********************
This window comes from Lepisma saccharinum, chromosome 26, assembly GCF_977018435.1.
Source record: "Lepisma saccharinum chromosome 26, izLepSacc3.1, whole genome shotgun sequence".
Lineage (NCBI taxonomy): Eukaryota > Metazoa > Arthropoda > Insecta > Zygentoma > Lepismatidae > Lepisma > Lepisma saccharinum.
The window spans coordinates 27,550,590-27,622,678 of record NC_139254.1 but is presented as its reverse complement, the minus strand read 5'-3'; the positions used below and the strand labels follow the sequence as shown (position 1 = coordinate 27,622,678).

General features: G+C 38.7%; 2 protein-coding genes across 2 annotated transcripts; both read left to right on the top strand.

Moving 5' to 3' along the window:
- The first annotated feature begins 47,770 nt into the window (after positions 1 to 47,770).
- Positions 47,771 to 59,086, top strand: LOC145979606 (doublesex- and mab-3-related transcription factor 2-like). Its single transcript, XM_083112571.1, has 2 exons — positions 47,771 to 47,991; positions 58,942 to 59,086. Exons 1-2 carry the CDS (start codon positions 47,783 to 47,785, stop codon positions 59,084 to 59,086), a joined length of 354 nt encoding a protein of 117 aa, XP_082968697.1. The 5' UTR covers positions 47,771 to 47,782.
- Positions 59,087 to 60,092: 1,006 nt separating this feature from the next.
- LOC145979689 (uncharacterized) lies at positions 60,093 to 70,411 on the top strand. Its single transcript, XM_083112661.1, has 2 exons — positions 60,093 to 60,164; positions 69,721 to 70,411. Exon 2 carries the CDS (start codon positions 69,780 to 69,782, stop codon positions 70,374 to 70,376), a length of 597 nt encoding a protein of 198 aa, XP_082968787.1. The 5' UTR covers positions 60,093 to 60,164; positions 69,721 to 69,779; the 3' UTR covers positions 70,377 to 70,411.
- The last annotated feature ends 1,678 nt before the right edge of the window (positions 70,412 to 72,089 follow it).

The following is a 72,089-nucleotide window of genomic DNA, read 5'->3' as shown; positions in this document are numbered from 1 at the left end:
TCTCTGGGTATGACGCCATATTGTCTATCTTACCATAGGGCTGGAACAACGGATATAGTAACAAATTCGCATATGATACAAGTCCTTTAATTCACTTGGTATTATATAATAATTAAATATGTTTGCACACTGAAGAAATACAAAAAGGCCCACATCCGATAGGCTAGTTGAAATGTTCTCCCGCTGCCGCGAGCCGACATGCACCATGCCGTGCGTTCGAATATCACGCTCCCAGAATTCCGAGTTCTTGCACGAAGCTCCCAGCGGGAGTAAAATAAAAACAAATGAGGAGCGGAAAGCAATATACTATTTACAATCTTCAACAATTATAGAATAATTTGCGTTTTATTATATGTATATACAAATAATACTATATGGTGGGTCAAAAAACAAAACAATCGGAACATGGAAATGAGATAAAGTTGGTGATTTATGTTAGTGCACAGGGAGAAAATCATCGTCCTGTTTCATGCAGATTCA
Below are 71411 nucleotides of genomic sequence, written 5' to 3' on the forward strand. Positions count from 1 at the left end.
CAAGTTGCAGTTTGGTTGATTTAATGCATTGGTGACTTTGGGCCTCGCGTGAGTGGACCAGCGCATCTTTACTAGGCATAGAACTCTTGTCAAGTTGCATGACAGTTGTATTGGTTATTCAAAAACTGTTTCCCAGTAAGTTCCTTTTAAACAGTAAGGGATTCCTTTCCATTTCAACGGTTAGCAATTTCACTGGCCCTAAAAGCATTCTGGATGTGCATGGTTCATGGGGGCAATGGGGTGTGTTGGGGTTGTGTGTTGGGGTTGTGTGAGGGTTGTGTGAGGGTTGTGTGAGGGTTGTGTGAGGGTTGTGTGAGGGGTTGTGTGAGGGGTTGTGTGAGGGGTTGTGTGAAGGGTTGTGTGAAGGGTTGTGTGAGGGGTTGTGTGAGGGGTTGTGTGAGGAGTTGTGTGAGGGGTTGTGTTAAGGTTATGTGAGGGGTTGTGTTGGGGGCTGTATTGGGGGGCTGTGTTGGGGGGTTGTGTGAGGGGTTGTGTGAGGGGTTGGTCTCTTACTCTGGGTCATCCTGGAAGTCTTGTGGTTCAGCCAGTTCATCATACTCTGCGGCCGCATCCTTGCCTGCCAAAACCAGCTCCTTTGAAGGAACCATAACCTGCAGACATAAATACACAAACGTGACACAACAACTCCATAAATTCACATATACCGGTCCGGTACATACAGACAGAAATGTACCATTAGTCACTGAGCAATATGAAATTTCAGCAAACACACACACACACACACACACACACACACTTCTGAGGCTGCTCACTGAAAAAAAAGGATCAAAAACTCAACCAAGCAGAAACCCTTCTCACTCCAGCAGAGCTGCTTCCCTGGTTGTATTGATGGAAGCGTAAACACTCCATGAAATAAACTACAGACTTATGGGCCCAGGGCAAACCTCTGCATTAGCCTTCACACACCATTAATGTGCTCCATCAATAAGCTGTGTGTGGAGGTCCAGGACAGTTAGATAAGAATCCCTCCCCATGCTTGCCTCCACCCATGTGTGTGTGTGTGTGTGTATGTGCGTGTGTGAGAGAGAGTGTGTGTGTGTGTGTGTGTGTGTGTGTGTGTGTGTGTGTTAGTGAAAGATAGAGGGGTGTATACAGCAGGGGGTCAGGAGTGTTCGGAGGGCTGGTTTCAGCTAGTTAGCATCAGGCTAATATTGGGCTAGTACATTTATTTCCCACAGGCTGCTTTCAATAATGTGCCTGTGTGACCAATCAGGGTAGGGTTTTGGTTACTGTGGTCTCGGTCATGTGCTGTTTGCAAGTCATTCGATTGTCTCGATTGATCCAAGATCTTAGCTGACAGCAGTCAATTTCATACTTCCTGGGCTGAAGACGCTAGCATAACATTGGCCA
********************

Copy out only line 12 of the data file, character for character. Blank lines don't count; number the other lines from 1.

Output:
The following is a 72,089-nucleotide window of genomic DNA, read 5'->3' as shown; positions in this document are numbered from 1 at the left end: